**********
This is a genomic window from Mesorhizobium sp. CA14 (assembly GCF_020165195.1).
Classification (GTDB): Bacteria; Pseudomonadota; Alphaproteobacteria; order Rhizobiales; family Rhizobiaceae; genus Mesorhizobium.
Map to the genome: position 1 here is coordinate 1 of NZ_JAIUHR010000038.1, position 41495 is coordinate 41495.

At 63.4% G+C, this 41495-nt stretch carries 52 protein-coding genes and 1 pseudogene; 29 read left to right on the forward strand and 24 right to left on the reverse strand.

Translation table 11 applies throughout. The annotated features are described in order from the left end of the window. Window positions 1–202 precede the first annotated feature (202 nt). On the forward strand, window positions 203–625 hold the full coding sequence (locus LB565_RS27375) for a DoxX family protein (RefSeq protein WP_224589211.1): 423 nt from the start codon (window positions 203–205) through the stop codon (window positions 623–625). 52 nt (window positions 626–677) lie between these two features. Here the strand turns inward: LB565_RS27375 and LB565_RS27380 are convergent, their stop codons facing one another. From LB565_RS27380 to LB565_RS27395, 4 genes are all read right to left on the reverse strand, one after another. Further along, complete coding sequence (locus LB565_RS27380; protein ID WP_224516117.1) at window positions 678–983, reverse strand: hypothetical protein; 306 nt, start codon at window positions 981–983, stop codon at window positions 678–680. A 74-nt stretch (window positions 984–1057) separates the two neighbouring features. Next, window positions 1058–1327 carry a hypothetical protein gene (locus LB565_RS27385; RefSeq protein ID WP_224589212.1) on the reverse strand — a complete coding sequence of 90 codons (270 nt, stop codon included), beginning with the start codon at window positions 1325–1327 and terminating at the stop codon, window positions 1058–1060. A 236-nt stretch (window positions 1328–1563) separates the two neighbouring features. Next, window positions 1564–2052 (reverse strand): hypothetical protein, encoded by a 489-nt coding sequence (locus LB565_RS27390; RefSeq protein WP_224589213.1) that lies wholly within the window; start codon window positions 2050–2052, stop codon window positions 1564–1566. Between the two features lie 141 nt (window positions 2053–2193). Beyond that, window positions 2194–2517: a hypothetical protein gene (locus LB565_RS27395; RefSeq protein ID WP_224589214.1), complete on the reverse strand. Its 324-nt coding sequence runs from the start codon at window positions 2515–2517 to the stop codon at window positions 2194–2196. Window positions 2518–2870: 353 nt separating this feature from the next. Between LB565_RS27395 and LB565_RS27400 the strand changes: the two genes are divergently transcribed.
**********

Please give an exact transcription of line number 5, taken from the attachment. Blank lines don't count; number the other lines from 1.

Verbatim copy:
Translation table 11 applies throughout. The annotated features are described in order from the left end of the window. Window positions 1–202 precede the first annotated feature (202 nt). On the forward strand, window positions 203–625 hold the full coding sequence (locus LB565_RS27375) for a DoxX family protein (RefSeq protein WP_224589211.1): 423 nt from the start codon (window positions 203–205) through the stop codon (window positions 623–625). 52 nt (window positions 626–677) lie between these two features. Here the strand turns inward: LB565_RS27375 and LB565_RS27380 are convergent, their stop codons facing one another. From LB565_RS27380 to LB565_RS27395, 4 genes are all read right to left on the reverse strand, one after another. Further along, complete coding sequence (locus LB565_RS27380; protein ID WP_224516117.1) at window positions 678–983, reverse strand: hypothetical protein; 306 nt, start codon at window positions 981–983, stop codon at window positions 678–680. A 74-nt stretch (window positions 984–1057) separates the two neighbouring features. Next, window positions 1058–1327 carry a hypothetical protein gene (locus LB565_RS27385; RefSeq protein ID WP_224589212.1) on the reverse strand — a complete coding sequence of 90 codons (270 nt, stop codon included), beginning with the start codon at window positions 1325–1327 and terminating at the stop codon, window positions 1058–1060. A 236-nt stretch (window positions 1328–1563) separates the two neighbouring features. Next, window positions 1564–2052 (reverse strand): hypothetical protein, encoded by a 489-nt coding sequence (locus LB565_RS27390; RefSeq protein WP_224589213.1) that lies wholly within the window; start codon window positions 2050–2052, stop codon window positions 1564–1566. Between the two features lie 141 nt (window positions 2053–2193). Beyond that, window positions 2194–2517: a hypothetical protein gene (locus LB565_RS27395; RefSeq protein ID WP_224589214.1), complete on the reverse strand. Its 324-nt coding sequence runs from the start codon at window positions 2515–2517 to the stop codon at window positions 2194–2196. Window positions 2518–2870: 353 nt separating this feature from the next. Between LB565_RS27395 and LB565_RS27400 the strand changes: the two genes are divergently transcribed.